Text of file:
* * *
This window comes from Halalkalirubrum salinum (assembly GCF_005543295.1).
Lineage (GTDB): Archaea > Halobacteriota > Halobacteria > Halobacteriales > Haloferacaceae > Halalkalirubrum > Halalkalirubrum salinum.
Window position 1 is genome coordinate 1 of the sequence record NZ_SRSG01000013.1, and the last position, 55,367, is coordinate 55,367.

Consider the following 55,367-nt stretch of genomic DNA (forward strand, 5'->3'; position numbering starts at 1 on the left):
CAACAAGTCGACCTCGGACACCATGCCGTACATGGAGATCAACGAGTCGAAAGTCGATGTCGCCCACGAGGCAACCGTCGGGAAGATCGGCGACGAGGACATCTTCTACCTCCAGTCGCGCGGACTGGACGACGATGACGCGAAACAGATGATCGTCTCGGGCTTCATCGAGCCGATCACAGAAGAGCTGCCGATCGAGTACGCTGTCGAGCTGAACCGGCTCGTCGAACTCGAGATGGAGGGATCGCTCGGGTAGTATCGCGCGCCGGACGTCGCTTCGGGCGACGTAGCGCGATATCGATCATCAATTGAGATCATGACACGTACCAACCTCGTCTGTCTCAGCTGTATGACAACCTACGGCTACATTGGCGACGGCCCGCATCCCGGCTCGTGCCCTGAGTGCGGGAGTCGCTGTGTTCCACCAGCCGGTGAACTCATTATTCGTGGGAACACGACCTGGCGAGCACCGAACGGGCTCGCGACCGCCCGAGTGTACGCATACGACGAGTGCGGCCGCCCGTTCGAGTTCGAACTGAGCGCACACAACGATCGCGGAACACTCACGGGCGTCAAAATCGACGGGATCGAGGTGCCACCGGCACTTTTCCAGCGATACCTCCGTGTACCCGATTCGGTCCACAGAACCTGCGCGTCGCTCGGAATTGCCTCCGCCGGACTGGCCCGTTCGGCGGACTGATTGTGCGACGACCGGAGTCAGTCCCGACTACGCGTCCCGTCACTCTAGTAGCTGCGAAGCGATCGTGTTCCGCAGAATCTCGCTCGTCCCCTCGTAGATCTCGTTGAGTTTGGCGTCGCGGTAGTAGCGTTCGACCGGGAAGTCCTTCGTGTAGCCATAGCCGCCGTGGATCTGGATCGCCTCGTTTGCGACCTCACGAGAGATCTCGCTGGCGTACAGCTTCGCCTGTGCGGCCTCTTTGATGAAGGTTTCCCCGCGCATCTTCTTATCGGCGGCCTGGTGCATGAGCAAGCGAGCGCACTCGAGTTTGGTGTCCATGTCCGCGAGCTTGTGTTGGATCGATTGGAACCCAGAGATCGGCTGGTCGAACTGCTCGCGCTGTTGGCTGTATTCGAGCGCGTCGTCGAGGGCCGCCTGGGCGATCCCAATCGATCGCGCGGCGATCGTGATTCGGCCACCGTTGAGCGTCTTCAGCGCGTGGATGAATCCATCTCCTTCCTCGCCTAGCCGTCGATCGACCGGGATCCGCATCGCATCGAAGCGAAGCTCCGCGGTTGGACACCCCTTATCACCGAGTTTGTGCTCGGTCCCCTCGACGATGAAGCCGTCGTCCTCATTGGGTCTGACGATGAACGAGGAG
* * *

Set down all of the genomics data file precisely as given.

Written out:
This window comes from Halalkalirubrum salinum (assembly GCF_005543295.1).
Lineage (GTDB): Archaea > Halobacteriota > Halobacteria > Halobacteriales > Haloferacaceae > Halalkalirubrum > Halalkalirubrum salinum.
Window position 1 is genome coordinate 1 of the sequence record NZ_SRSG01000013.1, and the last position, 55,367, is coordinate 55,367.

Consider the following 55,367-nt stretch of genomic DNA (forward strand, 5'->3'; position numbering starts at 1 on the left):
CAACAAGTCGACCTCGGACACCATGCCGTACATGGAGATCAACGAGTCGAAAGTCGATGTCGCCCACGAGGCAACCGTCGGGAAGATCGGCGACGAGGACATCTTCTACCTCCAGTCGCGCGGACTGGACGACGATGACGCGAAACAGATGATCGTCTCGGGCTTCATCGAGCCGATCACAGAAGAGCTGCCGATCGAGTACGCTGTCGAGCTGAACCGGCTCGTCGAACTCGAGATGGAGGGATCGCTCGGGTAGTATCGCGCGCCGGACGTCGCTTCGGGCGACGTAGCGCGATATCGATCATCAATTGAGATCATGACACGTACCAACCTCGTCTGTCTCAGCTGTATGACAACCTACGGCTACATTGGCGACGGCCCGCATCCCGGCTCGTGCCCTGAGTGCGGGAGTCGCTGTGTTCCACCAGCCGGTGAACTCATTATTCGTGGGAACACGACCTGGCGAGCACCGAACGGGCTCGCGACCGCCCGAGTGTACGCATACGACGAGTGCGGCCGCCCGTTCGAGTTCGAACTGAGCGCACACAACGATCGCGGAACACTCACGGGCGTCAAAATCGACGGGATCGAGGTGCCACCGGCACTTTTCCAGCGATACCTCCGTGTACCCGATTCGGTCCACAGAACCTGCGCGTCGCTCGGAATTGCCTCCGCCGGACTGGCCCGTTCGGCGGACTGATTGTGCGACGACCGGAGTCAGTCCCGACTACGCGTCCCGTCACTCTAGTAGCTGCGAAGCGATCGTGTTCCGCAGAATCTCGCTCGTCCCCTCGTAGATCTCGTTGAGTTTGGCGTCGCGGTAGTAGCGTTCGACCGGGAAGTCCTTCGTGTAGCCATAGCCGCCGTGGATCTGGATCGCCTCGTTTGCGACCTCACGAGAGATCTCGCTGGCGTACAGCTTCGCCTGTGCGGCCTCTTTGATGAAGGTTTCCCCGCGCATCTTCTTATCGGCGGCCTGGTGCATGAGCAAGCGAGCGCACTCGAGTTTGGTGTCCATGTCCGCGAGCTTGTGTTGGATCGATTGGAACCCAGAGATCGGCTGGTCGAACTGCTCGCGCTGTTGGCTGTATTCGAGCGCGTCGTCGAGGGCCGCCTGGGCGATCCCAATCGATCGCGCGGCGATCGTGATTCGGCCACCGTTGAGCGTCTTCAGCGCGTGGATGAATCCATCTCCTTCCTCGCCTAGCCGTCGATCGACCGGGATCCGCATCGCATCGAAGCGAAGCTCCGCGGTTGGACACCCCTTATCACCGAGTTTGTGCTCGGTCCCCTCGACGATGAAGCCGTCGTCCTCATTGGGTCTGACGATGAACGAGGAG